These Nunavik students helped write and illustrate their own award-winning book
Students from Ivujivik, Que., to receive reading recognition award, alongside teachers, collaborators
When Nelly Duvicq's students held a print edition of L'inugagullirq in their hands for the first time a few weeks ago, their pride was palpable.
It was the end of a six-month-long process for the students in grades 5, 6 and 7 from Nuvviti School in Ivujivik — the northernmost village in Quebec's Inuit territory of Nunavik, close to where Hudson Strait meets Hudson Bay.
L'inugagullirq, based on a local Inuit legend, has been published online as part of Un livre à la fois, a Université du Québec à Montréal (UQAM) project linking elementary and UQAM students, who work together to create an illustrated book.
It is the first time a school in Nunavik has been involved with Un livre à la fois, which usually partners with a Montreal school. And the result proved to be a huge success.
On May 26, Duvicq, who teaches French as a second language at Nuvviti, will accompany three of the student authors to Montreal to accept one of the Quebec government's reading recognition awards.
A story rooted in Ivujivik
Duvicq, who moved to the community from the south of France 13 years ago, says when she first heard about Un livre à la fois last October, she asked her class what they'd like to write about.
"About Ivujivik," she says they told her.
Duvicq then invited two community elders into her class to provide her students with inspiration for their original story.
The book draws on a traditional Inuit legend, following a family on a fishing trip where one of the family members encounters the inugagullirq — a "mini-version of humans, but a lot smarter," says Ulluria Mangiok, 12, one of the co-authors and Duvicq's daughter.
"I kind of felt like it was finally a small story about something that we really like," said Ulluria.
"We created a story in November," said Geneviève Lafrance, the UQAM French literature professor who helped the students refine the text of the story and draw the illustrations.
She visited the school alongside her colleagues, Alexandrine Hugonnier, a UQAM student, and Daniel Chartier, UQAM professor and director of the Laboratoire international de recherche sur l'imaginaire du Nord, de l'hiver et de l'Arctique.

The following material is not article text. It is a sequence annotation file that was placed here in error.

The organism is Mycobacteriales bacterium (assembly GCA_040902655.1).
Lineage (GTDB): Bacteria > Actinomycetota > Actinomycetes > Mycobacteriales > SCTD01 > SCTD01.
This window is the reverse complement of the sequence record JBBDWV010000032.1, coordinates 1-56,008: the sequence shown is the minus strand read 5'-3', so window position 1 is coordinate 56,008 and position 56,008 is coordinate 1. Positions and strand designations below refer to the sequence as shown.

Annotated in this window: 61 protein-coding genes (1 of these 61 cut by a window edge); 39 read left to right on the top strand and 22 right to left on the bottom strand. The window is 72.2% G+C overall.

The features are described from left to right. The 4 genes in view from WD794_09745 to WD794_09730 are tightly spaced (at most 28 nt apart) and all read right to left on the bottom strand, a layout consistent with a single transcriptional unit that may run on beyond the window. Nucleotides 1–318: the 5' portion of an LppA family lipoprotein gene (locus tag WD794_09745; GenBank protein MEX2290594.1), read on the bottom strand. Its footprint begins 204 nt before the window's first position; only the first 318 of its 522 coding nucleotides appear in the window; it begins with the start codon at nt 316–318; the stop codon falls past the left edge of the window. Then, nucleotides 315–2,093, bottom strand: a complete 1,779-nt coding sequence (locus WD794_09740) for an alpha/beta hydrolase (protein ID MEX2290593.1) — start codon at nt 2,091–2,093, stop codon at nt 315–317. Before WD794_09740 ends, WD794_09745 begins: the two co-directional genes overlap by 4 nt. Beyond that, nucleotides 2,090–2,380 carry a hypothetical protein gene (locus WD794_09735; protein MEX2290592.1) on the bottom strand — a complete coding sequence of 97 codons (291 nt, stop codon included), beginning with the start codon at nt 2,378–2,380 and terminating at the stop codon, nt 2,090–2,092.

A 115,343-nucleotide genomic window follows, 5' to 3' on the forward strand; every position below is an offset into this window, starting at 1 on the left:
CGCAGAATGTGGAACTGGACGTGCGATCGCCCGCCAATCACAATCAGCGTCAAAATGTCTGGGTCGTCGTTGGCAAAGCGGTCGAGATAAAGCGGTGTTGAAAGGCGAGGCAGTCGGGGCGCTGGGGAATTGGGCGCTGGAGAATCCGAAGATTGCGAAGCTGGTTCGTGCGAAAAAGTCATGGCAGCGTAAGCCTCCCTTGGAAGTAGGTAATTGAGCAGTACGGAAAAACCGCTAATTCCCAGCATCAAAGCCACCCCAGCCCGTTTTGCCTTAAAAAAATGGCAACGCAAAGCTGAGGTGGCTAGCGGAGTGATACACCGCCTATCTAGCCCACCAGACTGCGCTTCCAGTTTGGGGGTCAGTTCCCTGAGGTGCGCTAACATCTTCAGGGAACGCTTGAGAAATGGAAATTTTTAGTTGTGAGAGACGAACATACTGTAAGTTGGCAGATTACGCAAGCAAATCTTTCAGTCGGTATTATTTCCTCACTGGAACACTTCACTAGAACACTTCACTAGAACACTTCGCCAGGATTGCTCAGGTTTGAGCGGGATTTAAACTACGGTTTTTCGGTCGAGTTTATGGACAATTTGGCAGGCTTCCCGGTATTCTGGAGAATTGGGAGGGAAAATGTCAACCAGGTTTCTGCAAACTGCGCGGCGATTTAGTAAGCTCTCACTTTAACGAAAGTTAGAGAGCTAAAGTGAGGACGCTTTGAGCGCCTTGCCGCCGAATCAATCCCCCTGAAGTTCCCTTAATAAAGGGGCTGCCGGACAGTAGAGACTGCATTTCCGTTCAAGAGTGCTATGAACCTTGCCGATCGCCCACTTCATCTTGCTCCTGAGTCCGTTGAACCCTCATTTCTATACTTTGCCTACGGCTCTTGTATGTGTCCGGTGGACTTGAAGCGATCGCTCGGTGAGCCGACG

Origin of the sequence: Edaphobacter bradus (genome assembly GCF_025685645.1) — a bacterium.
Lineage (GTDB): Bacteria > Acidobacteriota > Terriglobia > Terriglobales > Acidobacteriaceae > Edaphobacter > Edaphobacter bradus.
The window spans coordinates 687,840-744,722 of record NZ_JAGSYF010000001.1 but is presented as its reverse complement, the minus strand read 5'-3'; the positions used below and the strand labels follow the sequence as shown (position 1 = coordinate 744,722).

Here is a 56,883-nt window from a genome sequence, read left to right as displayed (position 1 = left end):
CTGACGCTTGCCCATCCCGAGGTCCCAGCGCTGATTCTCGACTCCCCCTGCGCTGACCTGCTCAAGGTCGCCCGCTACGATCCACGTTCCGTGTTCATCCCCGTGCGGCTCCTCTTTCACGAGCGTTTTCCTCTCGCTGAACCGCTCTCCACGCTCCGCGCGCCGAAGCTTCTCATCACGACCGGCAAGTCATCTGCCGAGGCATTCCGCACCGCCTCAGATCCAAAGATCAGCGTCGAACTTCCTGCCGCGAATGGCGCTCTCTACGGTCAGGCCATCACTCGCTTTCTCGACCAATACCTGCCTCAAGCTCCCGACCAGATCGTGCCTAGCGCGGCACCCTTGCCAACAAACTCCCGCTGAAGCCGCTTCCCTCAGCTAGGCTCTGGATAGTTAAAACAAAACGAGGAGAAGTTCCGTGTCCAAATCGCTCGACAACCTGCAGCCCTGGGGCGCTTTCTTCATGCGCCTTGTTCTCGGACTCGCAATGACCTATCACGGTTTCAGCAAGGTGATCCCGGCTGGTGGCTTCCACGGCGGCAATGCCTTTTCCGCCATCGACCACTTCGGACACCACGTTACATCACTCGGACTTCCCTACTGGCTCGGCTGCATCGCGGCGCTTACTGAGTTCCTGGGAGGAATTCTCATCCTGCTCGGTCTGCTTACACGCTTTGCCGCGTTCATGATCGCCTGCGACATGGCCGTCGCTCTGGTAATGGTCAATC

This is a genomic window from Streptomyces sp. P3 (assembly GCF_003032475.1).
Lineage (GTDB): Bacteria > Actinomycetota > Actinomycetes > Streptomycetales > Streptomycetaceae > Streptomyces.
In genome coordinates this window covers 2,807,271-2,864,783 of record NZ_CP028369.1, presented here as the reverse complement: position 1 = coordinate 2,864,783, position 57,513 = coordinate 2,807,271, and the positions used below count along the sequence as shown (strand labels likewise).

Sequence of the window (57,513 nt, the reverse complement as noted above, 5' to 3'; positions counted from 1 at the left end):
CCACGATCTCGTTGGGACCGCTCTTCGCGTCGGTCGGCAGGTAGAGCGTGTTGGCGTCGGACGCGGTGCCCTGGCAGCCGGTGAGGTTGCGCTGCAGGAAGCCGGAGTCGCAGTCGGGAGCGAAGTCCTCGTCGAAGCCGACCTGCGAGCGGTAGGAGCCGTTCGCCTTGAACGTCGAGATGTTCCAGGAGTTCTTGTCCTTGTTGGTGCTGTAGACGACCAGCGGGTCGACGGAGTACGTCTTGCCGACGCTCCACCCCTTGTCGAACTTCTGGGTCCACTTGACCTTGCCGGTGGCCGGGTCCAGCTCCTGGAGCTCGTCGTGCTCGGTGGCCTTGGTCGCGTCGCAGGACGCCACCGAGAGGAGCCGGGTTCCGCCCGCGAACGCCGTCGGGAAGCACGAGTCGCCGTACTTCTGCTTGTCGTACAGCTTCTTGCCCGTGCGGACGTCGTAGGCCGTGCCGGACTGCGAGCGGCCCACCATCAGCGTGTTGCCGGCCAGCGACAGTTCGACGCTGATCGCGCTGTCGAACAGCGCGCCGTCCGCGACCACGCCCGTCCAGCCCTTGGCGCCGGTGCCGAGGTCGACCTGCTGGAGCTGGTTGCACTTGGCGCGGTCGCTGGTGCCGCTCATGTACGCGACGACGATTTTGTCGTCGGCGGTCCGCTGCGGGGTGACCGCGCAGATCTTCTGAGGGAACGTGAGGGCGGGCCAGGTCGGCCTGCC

"After that, the children, they translated the story themselves in Inuktitut with the help of their Inuktitut teacher," Lafrance said. Another of the students, Deseray Qaunaaluk, narrated the Inuktitut version of the audiobook.
Lafrance was there, in Ivujivik, at the end of March, when the school held a book launch party — the first of its kind in the community of 480 people.
Preserving stories, Inuit language
Ivujivik Mayor Adamie Kalingo says he learned of the legend of the inugagullirq when he was a child of 10 or 11.
"We had no written documents or anything like that," he said. "It was all done by word of mouth."
The book, he said, is the kind of initiative "that will help preserve our language amongst our youth."
Kalingo says he is impressed by the students' accomplishment — and the recognition from the provincial government that it has earned.
"Naturally, I was elated by that and very proud of the young people who produced a book, knowing that they are my relatives and that they come from this town," said Kalingo.
"I just want that type of thing to continue well into the future."
Kalingo's concern about the preservation of Inuit culture in the context of modern-day pressures is something that Duvicq has heard from elders and students alike.
It's a culture they are eager to share.
"They were so happy that anybody could listen," said Duvicq.
"Someone from Montreal, someone from France, someone from anywhere in the world who clicks on the book, sees the book and listens."
"What's important here is that those writings can stay. And the fact that it's targeting the kids, I mean that we're passing [on] that piece of culture."
Her daughter Ulluria, who also narrated the French version of the audiobook, agrees.
"When I was looking through the pages I was like, 'Wow," she said. "Other people can now read the book and kind of understand what kind of stories Inuit have."